Spain’s gender violence epidemic: What the hell is happening?

Brendan Boyle
6 min readJan 19, 2023
Photo by Svend Nielsen on Unsplash

The Christmas lotto draw sends Spaniards into a frenzy. In Summer many buy tickets, or decimos, on vacation — you’d never know where the luck could land. Some spend hundreds of Euros. The December 22nd draw is surreal: school children with shrill voices sing out numbers and cash amounts like fingernails drawn across a chalkboard.

The festive period gone by, however, will be remembered for a different set of numbers. Numbers without jackpots or winners — just losers. Lost mothers and daughters, lost sisters and friends. Lost futures.

· In December, 11 women were fatal victims of male violence in Spain.

· At least 6 of the victims had previously reported abuse suffered by the perpetrator.

· In 2022, 49 women in Spain were murdered by a partner or ex-partner.

· By the end of the year, a total of 1,182 women had been murdered by a partner or ex-partner since official records of violence against women began in 2003.

December went down as the worst month for domestic violence on record. “Six women murdered in the space of five days, including a heavily pregnant woman, rounded off a dark December in the never-ending nightmare of male violence against women,” wrote El País. “The fact that more than half of the victims had previously reported their killers indicates that the mechanisms of prevention and protection are not working properly.”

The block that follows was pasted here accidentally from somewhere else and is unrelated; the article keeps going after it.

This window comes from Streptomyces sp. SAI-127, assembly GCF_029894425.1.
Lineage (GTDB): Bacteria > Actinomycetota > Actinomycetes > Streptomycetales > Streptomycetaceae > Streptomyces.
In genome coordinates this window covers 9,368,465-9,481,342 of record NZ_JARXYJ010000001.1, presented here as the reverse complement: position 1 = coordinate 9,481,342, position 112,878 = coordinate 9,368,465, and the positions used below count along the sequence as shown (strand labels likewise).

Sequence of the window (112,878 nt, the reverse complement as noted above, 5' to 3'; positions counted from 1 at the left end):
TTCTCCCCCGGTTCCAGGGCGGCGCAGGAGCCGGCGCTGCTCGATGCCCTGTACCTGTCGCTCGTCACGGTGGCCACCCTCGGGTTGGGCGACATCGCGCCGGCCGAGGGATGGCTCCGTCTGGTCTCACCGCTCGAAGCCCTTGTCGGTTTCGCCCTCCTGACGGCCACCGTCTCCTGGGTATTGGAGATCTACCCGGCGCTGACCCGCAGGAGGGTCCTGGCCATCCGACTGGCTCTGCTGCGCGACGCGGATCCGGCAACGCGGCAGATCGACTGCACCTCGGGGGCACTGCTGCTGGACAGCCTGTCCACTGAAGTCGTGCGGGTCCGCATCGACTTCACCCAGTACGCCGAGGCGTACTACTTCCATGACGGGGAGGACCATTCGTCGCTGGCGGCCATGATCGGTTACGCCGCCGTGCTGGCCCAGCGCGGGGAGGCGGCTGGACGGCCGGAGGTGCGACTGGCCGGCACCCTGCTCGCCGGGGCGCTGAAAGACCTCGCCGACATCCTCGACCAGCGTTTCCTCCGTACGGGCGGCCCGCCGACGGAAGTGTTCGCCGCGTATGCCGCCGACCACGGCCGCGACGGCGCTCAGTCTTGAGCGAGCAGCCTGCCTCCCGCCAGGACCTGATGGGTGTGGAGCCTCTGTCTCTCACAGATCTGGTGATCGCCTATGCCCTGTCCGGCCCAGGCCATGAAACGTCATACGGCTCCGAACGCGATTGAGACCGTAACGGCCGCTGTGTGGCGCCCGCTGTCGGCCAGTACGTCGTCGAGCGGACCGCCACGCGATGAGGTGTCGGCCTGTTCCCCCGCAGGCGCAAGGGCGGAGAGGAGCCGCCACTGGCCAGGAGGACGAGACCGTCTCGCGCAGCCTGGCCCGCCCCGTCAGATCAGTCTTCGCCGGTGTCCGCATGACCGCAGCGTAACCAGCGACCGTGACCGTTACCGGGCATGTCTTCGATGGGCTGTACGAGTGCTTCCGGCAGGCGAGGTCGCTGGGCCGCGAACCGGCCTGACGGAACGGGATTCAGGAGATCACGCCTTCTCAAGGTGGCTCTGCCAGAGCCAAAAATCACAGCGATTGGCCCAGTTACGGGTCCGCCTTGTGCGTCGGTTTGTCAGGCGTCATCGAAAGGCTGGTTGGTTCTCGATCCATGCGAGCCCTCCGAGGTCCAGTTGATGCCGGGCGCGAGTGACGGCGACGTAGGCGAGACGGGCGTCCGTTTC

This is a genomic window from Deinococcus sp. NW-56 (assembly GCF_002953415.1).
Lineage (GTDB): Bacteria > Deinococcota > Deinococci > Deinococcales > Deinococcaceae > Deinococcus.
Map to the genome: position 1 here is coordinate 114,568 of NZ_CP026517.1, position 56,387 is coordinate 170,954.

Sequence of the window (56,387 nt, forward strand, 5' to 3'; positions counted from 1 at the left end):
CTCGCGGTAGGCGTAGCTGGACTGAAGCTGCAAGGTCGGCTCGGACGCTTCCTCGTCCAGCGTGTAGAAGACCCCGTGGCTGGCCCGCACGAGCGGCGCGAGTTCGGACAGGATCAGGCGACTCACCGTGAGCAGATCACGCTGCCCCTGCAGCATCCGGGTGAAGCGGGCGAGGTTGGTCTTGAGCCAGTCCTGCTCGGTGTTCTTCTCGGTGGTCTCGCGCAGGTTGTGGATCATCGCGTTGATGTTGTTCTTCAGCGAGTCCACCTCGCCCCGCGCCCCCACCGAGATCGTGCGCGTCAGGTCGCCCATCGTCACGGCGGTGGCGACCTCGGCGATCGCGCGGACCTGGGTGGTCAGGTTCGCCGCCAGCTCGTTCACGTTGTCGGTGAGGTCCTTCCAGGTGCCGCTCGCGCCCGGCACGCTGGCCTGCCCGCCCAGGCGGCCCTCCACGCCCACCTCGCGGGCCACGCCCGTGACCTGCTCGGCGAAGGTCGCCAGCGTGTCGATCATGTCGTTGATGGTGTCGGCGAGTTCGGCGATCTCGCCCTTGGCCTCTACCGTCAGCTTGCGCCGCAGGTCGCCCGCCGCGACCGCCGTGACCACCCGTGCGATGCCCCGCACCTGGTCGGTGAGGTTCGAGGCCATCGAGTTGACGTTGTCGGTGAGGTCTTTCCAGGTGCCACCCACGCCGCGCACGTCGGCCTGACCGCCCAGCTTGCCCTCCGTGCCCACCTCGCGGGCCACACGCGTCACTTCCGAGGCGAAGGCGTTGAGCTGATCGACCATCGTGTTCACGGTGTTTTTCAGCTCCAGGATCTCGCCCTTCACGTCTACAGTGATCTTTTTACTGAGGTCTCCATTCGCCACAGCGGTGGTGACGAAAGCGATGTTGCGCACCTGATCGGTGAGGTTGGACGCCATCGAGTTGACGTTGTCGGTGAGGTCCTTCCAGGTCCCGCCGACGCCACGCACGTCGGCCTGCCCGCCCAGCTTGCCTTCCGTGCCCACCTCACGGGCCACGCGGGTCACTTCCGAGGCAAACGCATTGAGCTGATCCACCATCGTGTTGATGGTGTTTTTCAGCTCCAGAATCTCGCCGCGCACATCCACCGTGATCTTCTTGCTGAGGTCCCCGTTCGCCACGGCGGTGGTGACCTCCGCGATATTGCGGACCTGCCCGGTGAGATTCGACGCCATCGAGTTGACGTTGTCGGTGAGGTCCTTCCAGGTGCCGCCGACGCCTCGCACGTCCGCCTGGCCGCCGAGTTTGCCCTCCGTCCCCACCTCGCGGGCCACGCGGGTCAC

The pregnant woman was María Elena. She was killed in front of her two children in a small town northwest of Toledo. Medics were unable to save the baby — it was due to be born in a matter of days.

Root causes

No one factor can explain Spain’s gender violence epidemic. The media has pointed to economic instability, drug and alcohol abuse, and the psychological strain on society caused by Covid-19. But this is something that goes much deeper. To understand why more than 1,000 women have been murdered by their partners or ex-partners over the past 20 years, Spain must confront a sinister undercurrent that has permeated into the attitudes and behaviours of generations of men.

Sociohistorical factors cultivated during an oppressive dictatorship cannot be overlooked. “In…

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Brendan Boyle

Irish - living in Galicia. Write about Spain, its cities and culture; real people and places; current affairs. Supporter of real journalism.